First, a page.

TD: The final goal of any therapy is to recover the capacity for self-regulation. By this, I'm referring not only to homeostasis, but to the active fulfillment of one's basic human needs. So how does one fully recover the capacity for self-regulation? To answer this question, one must firstly recognize that there is a self-corrective function in nature. In the body, we call this function healing. In the mind, it manifests as simply wanting to feel better. More broadly, it refers to the spontaneous capacity to recognize that something calls attention to itself. This intuitive sense is lawful and applies to everything. If an action feels right but is actually wrong, the consequences won't feel right. You then simply factor those negative consequences into your next step, and so on, until you finally know what you are dealing with.
Beyond that, physical health and illness essentially reduce to five factors: dehydration, suffocation, starvation, fatigue and shock. Emotional and psychological health and illness essentially reduce to how satisfactorily one regulates one's love and work tensions; the romantic and erotic sides in the former and the mental and physical sides in the latter.
Regarding the question of spirituality: If by spirituality, one means one's relationship to the wider universe, then the more intact our nutritional, emotional, social, sexual, economic, political and physiological relationships are, the more intact our spirituality will be. On the other hand, the more these relationships are compromised or unsatisfying, the more isolated you will feel and the more compromise you will suffer in your spiritual health.
JW: What should be required of every health care practitioner?
TD: Maybe the most important thing a health care practitioner needs is to take responsibility for their own emotional health. The key to becoming an effective practitioner is maintaining what, in a word, Reich called contact. This is the fusion of perception and energetic excitation. If your capacity for emotional contact is contaminated with your own unresolved emotional conflicts, i.e., with what Reich called chronic armoring, you'll be fine helping your patients as long as they don't touch your own anxieties. But the minute they do trigger you, your own defenses will unconsciously and involuntarily kick in and you will either panic, change the direction of the session to your own benefit, or otherwise confuse or interfere with the therapeutic process. In other words, you will have made the session all about you. You will immediately start rationalizing the ensuing chaos, at which point your suggestions, actions and interventions will appear hokey and unconvincing because you will no longer be in contact.
JW: What are some of the most important issues facing our health care system today?
TD: Our health care system, like any other social institution, reflects and conforms to the broader problem of institutionalized armoring. So the question of health care cannot really be evaluated independent of the question of armoring. With that in mind, I'll just mention what for me is the most disturbing and consistently under-appreciated health care problem today, which is that modern medicine is arguably the number one killer in America. I say that based on the numbers of iatrogenic death, euphemistically called "serious adverse events," published by JAMA itself (more than 100,000 people killed a year by medicine, and this when everything goes "right"). My impression is that medical science has a social function: to make sure that no one ever talks about health. Medical interventions seem designed not so much to help you recover your health as to grant you time and permission to return to the same self-destructive lifestyle that put you in the hospital in the first place. We're talking about a co-dependent system here; one where doctors, when they are not killing their patients, are giving their patients permission to go kill themselves. Without a definition of health,medical science will never be scientific.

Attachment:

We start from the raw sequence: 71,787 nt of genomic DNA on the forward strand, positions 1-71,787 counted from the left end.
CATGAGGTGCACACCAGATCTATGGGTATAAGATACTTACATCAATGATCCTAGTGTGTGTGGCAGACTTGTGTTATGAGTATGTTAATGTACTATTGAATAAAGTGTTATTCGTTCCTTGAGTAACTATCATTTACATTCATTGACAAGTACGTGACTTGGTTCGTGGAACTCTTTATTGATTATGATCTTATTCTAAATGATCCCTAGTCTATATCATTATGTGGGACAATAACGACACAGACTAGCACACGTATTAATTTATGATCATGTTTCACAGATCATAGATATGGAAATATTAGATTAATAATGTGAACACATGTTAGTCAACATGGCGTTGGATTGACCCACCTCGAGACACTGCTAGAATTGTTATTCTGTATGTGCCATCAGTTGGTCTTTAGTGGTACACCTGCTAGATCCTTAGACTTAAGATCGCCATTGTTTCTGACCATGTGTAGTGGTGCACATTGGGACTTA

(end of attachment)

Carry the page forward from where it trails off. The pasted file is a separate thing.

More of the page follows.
JW: What do you think are some of the positive trends in the world of healing?
TD: The most obvious positive trend is the ever-growing appreciation that everything you ingest or don't ingest, over time, enhances or detracts from your overall health. Still, one must keep in mind the old, "two steps forward, one step back" philosophy. For example, researchers finally acknowledged that emotion can directly impact physical health. But then it was reduced to "biochemical reactions in the brain" and we're right back to where we started. But not quite.
A less well-known positive trend I see is an increasing appreciation among bodyworkers for the role of deep fascia in pain and injury. Then there is the growing appreciation among practitioners for the life energy itself. We're not there yet, but at least it has found codification, for better or worse, in the concept of energy medicine. Reich's discovery of the Orgone took us many steps forward, but many are still pushing it back, either by turning it into something mystical where its invoked but not understood; or something mechanical where it is seen as nothing more than electromagnetism. Few still appreciate that the Orgone is tangible, albeit mass-free, stuff.